Term: Red River Campaign
Date(s): March 10 to May 22, 1864
Location: New Orleans to Shreveport, Louisiana (Google Map)
Other name(s): none
Campaign: Red River Campaign (March-May 1864)
Outcome: Confederate victory
The Red River Campaign was an unsuccessful attempt by Union leaders to control Louisiana, destroy Confederate forces in that state, and seize valuable supplies of cotton. It is best-remembered in Wisconsin for an engineering feat led by Col. Joseph Bailey that saved 30,000 troops grounded by low water at Alexandria, Louisiana.
In the spring of 1864, 7,000 Union ground troops marched overland from Arkansas toward the Confederate headquarters at Shreveport, Louisiana. Union naval forces started up the Red River to meet them with 30,000 men on dozens of transport ships, gunboats, and support vessels.
The Union ground troops faced constant guerilla resistance, lost several battles, and were turned back. The naval forces, meanwhile, had carried troops and weapons far upriver into Louisiana. When the ground troops withdrew, this fleet found itself stranded above the Alexandria Rapids by low water. Confederate forces quickly moved toward Alexandria to capture it. Col. Joseph Bailey of Wisconsin Dells proposed freeing the fleet by constructing wing dams of the sort used by Wisconsin River lumbermen to raise water levels when their logs were stuck.
On April 30, 1864, Bailey began supervising lumberjacks of the 23rd and 29th Wisconsin Infantry regiments and African-American plantation laborers. In less than two weeks, they erected a series of dams that raised the water level enough to float the Union troops downriver to safety. According to General N. P. Banks, Bailey’s effort saved the Union a fleet of warships worth approximately $2,000,000 as well as thousands of troops.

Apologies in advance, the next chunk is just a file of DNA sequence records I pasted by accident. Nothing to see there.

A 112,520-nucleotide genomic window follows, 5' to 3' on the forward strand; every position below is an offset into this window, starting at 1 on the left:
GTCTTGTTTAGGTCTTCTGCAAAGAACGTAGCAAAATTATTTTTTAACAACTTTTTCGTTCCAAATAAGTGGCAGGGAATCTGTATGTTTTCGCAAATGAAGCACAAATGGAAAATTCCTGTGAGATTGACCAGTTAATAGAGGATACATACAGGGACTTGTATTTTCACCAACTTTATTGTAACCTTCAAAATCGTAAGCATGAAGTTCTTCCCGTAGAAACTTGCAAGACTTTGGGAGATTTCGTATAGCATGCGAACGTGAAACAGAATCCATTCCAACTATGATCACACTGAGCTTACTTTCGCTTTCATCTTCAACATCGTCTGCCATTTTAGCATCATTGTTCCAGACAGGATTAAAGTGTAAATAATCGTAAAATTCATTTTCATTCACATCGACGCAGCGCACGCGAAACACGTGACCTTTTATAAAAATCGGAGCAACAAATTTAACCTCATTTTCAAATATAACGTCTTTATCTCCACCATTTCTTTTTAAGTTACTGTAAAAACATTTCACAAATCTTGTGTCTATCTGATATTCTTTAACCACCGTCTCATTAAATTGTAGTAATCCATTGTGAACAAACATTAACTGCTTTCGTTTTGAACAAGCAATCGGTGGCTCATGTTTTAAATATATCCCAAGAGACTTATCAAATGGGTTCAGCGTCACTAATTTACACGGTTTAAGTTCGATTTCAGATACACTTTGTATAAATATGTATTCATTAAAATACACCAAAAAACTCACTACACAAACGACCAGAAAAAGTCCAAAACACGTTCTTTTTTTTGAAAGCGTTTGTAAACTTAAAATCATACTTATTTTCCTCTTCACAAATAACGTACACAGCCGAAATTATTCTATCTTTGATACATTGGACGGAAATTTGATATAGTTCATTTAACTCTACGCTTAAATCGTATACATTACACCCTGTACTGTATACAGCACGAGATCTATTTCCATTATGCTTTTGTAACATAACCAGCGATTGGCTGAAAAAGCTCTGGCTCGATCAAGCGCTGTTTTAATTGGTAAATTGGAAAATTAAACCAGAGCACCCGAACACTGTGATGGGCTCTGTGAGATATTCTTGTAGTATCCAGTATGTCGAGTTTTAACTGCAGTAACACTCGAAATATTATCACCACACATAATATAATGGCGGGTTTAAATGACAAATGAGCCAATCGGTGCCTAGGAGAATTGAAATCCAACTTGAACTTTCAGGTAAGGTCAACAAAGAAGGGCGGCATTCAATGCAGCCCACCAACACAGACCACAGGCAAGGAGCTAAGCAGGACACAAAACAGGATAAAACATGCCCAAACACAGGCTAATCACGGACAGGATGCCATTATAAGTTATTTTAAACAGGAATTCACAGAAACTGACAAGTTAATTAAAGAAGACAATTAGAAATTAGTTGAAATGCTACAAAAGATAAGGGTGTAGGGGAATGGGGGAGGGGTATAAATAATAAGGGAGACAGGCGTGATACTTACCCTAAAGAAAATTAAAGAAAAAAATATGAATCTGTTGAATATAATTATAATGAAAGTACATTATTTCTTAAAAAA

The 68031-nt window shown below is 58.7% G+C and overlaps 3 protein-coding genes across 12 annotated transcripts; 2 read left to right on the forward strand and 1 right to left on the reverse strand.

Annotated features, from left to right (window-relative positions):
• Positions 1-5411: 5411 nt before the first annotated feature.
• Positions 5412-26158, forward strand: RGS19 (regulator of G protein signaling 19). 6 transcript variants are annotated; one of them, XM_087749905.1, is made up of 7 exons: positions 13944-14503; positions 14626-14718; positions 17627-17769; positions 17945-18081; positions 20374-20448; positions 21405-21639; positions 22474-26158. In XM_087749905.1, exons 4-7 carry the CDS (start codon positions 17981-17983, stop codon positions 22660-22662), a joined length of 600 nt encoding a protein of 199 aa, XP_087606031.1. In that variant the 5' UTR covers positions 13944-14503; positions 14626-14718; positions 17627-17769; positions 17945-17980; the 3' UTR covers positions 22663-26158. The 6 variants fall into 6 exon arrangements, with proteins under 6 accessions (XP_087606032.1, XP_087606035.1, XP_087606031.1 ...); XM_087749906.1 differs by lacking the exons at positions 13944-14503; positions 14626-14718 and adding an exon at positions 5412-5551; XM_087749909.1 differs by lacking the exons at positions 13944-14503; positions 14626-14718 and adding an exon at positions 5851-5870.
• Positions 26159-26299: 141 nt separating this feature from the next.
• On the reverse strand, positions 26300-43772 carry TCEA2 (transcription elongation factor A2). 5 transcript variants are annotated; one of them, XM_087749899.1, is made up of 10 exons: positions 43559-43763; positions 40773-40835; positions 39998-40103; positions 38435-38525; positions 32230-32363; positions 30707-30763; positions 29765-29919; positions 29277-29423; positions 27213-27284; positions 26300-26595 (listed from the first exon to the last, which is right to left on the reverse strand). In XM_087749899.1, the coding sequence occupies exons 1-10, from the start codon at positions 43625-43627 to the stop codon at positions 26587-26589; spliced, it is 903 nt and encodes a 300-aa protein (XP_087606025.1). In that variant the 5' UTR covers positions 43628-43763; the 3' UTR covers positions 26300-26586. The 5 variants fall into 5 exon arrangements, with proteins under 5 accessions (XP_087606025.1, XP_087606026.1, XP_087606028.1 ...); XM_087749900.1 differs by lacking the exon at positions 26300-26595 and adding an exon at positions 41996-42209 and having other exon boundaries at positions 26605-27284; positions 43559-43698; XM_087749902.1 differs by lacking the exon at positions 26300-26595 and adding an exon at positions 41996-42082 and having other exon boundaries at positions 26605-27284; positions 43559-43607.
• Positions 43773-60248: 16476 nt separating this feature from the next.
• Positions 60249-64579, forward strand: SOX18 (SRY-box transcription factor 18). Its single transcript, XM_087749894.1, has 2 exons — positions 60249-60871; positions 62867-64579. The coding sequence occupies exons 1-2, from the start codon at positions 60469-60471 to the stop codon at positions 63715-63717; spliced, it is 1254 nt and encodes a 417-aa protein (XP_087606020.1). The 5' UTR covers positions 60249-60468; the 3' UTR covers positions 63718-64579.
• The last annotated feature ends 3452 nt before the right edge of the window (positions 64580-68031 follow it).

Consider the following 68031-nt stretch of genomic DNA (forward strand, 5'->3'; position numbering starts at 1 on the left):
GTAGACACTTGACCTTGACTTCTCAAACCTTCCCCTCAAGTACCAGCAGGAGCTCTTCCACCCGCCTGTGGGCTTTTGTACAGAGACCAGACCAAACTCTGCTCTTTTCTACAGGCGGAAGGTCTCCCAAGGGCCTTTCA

The Red River Campaign as a whole, however, was a dismal Union failure that had no important effect on the outcome of the war.
Wisconsin's 8th, 14th, 23rd, 29th, 33rd Infantry regiments and 1st Light Artillery were all on the ships that travelled upstream during the Red River Campaign. No Wisconsin regiments were with the ground troops that came overland from Arkansas.
Learn moreView a detailed account of Bailey's dam
View original documents about the expedition
[Source: Dictionary of Wisconsin Biography (Madison, 1965); History of Columbia Co. (Chicago, 1880); Wisconsin Magazine of History, 25; History of Vernon Co., Mo. (St. Louis, 1887).]